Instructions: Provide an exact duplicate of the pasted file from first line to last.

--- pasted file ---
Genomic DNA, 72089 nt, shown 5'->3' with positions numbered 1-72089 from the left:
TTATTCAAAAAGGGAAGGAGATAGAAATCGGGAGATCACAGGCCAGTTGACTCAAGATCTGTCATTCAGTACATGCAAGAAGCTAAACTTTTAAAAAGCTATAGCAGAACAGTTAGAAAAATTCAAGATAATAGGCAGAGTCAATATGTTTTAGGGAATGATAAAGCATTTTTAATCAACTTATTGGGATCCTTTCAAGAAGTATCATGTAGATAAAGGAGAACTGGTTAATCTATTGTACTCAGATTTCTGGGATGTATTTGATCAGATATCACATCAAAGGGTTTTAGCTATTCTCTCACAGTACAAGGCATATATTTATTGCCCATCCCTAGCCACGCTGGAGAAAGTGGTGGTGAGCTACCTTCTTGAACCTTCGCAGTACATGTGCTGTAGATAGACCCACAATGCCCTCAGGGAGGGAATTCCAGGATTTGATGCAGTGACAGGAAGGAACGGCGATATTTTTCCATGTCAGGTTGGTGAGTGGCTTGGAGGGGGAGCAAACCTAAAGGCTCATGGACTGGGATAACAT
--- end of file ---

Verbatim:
Genomic DNA, 72089 nt, shown 5'->3' with positions numbered 1-72089 from the left:
TTATTCAAAAAGGGAAGGAGATAGAAATCGGGAGATCACAGGCCAGTTGACTCAAGATCTGTCATTCAGTACATGCAAGAAGCTAAACTTTTAAAAAGCTATAGCAGAACAGTTAGAAAAATTCAAGATAATAGGCAGAGTCAATATGTTTTAGGGAATGATAAAGCATTTTTAATCAACTTATTGGGATCCTTTCAAGAAGTATCATGTAGATAAAGGAGAACTGGTTAATCTATTGTACTCAGATTTCTGGGATGTATTTGATCAGATATCACATCAAAGGGTTTTAGCTATTCTCTCACAGTACAAGGCATATATTTATTGCCCATCCCTAGCCACGCTGGAGAAAGTGGTGGTGAGCTACCTTCTTGAACCTTCGCAGTACATGTGCTGTAGATAGACCCACAATGCCCTCAGGGAGGGAATTCCAGGATTTGATGCAGTGACAGGAAGGAACGGCGATATTTTTCCATGTCAGGTTGGTGAGTGGCTTGGAGGGGGAGCAAACCTAAAGGCTCATGGACTGGGATAACAT